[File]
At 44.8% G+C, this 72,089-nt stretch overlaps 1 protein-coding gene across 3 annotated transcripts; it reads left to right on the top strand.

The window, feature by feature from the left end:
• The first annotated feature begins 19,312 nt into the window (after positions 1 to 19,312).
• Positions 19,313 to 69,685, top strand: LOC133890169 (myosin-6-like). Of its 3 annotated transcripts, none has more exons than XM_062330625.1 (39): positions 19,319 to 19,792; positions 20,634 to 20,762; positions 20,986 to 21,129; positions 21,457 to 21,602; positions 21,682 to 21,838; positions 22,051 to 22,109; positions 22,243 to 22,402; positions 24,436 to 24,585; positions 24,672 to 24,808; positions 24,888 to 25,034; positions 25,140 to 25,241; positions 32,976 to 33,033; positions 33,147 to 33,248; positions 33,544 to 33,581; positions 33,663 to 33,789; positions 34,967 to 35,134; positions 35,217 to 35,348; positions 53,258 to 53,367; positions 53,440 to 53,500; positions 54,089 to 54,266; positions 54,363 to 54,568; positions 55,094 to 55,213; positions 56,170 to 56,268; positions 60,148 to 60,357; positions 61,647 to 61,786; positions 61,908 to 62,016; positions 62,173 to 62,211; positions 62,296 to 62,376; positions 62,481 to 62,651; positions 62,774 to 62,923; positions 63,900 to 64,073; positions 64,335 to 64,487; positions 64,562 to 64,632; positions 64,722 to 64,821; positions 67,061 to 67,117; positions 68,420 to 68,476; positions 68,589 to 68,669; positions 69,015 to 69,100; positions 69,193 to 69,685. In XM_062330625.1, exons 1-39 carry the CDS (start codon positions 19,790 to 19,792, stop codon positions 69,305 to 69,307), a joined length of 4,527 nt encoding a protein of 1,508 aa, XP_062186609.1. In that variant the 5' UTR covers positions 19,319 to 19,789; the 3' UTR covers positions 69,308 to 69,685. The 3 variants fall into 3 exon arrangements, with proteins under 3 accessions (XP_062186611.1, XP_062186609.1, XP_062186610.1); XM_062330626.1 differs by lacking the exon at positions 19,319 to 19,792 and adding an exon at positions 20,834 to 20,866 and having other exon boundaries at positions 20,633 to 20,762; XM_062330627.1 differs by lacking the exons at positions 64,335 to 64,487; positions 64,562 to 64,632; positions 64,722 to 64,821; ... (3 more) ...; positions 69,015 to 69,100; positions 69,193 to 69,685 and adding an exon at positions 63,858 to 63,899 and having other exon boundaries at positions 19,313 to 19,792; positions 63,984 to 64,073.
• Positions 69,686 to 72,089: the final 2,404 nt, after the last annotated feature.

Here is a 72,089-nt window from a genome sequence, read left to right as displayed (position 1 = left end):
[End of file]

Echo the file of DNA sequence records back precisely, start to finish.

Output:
At 44.8% G+C, this 72,089-nt stretch overlaps 1 protein-coding gene across 3 annotated transcripts; it reads left to right on the top strand.

The window, feature by feature from the left end:
• The first annotated feature begins 19,312 nt into the window (after positions 1 to 19,312).
• Positions 19,313 to 69,685, top strand: LOC133890169 (myosin-6-like). Of its 3 annotated transcripts, none has more exons than XM_062330625.1 (39): positions 19,319 to 19,792; positions 20,634 to 20,762; positions 20,986 to 21,129; positions 21,457 to 21,602; positions 21,682 to 21,838; positions 22,051 to 22,109; positions 22,243 to 22,402; positions 24,436 to 24,585; positions 24,672 to 24,808; positions 24,888 to 25,034; positions 25,140 to 25,241; positions 32,976 to 33,033; positions 33,147 to 33,248; positions 33,544 to 33,581; positions 33,663 to 33,789; positions 34,967 to 35,134; positions 35,217 to 35,348; positions 53,258 to 53,367; positions 53,440 to 53,500; positions 54,089 to 54,266; positions 54,363 to 54,568; positions 55,094 to 55,213; positions 56,170 to 56,268; positions 60,148 to 60,357; positions 61,647 to 61,786; positions 61,908 to 62,016; positions 62,173 to 62,211; positions 62,296 to 62,376; positions 62,481 to 62,651; positions 62,774 to 62,923; positions 63,900 to 64,073; positions 64,335 to 64,487; positions 64,562 to 64,632; positions 64,722 to 64,821; positions 67,061 to 67,117; positions 68,420 to 68,476; positions 68,589 to 68,669; positions 69,015 to 69,100; positions 69,193 to 69,685. In XM_062330625.1, exons 1-39 carry the CDS (start codon positions 19,790 to 19,792, stop codon positions 69,305 to 69,307), a joined length of 4,527 nt encoding a protein of 1,508 aa, XP_062186609.1. In that variant the 5' UTR covers positions 19,319 to 19,789; the 3' UTR covers positions 69,308 to 69,685. The 3 variants fall into 3 exon arrangements, with proteins under 3 accessions (XP_062186611.1, XP_062186609.1, XP_062186610.1); XM_062330626.1 differs by lacking the exon at positions 19,319 to 19,792 and adding an exon at positions 20,834 to 20,866 and having other exon boundaries at positions 20,633 to 20,762; XM_062330627.1 differs by lacking the exons at positions 64,335 to 64,487; positions 64,562 to 64,632; positions 64,722 to 64,821; ... (3 more) ...; positions 69,015 to 69,100; positions 69,193 to 69,685 and adding an exon at positions 63,858 to 63,899 and having other exon boundaries at positions 19,313 to 19,792; positions 63,984 to 64,073.
• Positions 69,686 to 72,089: the final 2,404 nt, after the last annotated feature.

Here is a 72,089-nt window from a genome sequence, read left to right as displayed (position 1 = left end):